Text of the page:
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Assuming it’s being installed in a compatible system, setting up Optane Memory is very easy. The physical setup, which require nothing more than inserting the M.2 Intel Optane Memory stick into a compatible motherboard slot, can be done before or after the OS installation on the boot drive. Then, once the OS installation is complete, all you have to do is install the Optane Memory drivers. The Optane Memory driver package also includes an Intel Optane Memory application in which the technology can be enabled (or disabled)...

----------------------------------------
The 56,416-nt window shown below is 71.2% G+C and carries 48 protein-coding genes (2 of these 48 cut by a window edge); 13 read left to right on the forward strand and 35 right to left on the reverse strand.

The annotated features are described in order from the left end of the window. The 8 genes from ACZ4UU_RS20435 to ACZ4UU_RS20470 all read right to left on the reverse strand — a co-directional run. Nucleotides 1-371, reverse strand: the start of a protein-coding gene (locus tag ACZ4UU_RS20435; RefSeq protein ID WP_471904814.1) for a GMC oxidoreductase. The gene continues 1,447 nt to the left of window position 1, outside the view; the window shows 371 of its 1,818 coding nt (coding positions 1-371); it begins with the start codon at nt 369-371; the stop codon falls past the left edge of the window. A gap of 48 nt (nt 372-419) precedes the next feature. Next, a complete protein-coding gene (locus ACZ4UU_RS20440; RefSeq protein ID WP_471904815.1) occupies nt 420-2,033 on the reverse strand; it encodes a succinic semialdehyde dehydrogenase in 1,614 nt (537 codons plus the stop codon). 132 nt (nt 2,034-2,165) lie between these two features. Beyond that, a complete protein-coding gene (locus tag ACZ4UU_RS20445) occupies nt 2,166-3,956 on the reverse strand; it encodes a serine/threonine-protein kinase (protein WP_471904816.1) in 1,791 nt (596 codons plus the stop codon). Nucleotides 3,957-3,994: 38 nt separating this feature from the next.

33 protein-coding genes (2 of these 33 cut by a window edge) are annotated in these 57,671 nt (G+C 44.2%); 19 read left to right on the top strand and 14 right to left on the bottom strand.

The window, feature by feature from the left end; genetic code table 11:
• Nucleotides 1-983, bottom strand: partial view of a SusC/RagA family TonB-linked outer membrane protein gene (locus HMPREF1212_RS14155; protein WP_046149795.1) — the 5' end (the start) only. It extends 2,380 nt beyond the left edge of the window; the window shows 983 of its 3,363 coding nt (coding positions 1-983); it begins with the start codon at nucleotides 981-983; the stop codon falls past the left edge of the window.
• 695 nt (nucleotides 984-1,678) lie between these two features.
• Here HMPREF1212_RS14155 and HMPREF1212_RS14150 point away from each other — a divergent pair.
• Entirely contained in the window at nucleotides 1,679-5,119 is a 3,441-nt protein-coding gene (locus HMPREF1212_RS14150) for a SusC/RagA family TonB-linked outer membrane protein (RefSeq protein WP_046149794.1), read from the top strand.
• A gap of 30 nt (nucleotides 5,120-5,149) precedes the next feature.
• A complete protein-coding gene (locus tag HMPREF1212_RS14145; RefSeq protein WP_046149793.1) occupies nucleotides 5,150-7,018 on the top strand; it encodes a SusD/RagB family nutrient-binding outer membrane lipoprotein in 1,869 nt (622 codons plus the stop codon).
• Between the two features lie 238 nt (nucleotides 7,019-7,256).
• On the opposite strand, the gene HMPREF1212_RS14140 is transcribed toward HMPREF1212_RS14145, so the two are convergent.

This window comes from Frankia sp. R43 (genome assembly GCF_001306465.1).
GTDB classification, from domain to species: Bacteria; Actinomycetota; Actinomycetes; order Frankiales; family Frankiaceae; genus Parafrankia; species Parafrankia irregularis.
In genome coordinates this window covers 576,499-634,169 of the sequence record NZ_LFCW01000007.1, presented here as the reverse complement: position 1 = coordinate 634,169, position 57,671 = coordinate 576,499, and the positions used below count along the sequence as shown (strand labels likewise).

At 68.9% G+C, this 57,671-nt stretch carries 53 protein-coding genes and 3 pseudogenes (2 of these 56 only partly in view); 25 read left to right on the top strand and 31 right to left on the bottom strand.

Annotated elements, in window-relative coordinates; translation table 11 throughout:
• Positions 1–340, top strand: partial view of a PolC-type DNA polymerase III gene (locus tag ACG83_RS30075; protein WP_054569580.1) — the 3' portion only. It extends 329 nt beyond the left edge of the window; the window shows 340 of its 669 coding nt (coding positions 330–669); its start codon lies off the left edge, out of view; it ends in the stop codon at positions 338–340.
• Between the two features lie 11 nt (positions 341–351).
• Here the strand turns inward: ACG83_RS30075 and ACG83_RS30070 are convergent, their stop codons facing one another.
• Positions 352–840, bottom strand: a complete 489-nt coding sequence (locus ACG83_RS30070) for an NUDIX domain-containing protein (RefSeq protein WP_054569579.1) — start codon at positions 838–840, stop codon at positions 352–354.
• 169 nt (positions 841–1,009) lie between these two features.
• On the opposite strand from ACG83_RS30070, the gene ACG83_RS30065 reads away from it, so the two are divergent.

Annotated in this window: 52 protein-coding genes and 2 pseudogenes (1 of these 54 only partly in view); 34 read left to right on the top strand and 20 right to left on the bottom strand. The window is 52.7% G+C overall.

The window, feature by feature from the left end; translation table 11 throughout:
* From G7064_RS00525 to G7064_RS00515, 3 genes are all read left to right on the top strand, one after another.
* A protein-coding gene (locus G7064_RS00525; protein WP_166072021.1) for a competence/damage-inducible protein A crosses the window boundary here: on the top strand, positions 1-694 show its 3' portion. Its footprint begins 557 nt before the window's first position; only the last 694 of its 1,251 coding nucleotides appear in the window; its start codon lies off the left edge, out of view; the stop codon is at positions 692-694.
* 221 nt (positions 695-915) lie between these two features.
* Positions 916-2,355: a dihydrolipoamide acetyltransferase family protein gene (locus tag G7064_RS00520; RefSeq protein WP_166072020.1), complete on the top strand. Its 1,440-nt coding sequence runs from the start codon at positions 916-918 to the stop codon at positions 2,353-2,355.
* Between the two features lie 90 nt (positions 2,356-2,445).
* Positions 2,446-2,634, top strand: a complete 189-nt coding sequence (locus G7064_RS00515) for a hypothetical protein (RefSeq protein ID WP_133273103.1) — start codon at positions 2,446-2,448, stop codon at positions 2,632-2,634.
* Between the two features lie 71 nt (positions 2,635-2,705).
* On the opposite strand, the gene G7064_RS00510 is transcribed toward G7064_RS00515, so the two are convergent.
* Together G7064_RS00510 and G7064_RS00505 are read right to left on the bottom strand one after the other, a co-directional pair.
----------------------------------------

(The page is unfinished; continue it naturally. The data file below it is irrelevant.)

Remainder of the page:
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optane setup app 2

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Intel Optane Memory Application

Intel's Optane Memory application is accessible via the Start menu or from a system tray shortcut that gets installed along with the drivers. Inside the application interface, there are three menu items on the left side -- Setup, Statistics, and Help. The Statistics and Help sections strictly present data; there is nothing to change or alter in those sections. And the Setup tab contains only a single button to enable or disable Optane Memory acceleration.

When the technology is enabled (or disabled) the application runs through a few routines to prepare the drive and then prompts the end user to restart the system. And that's really it. Once enabled, Optane Memory is completely transparent to the end user and "just works".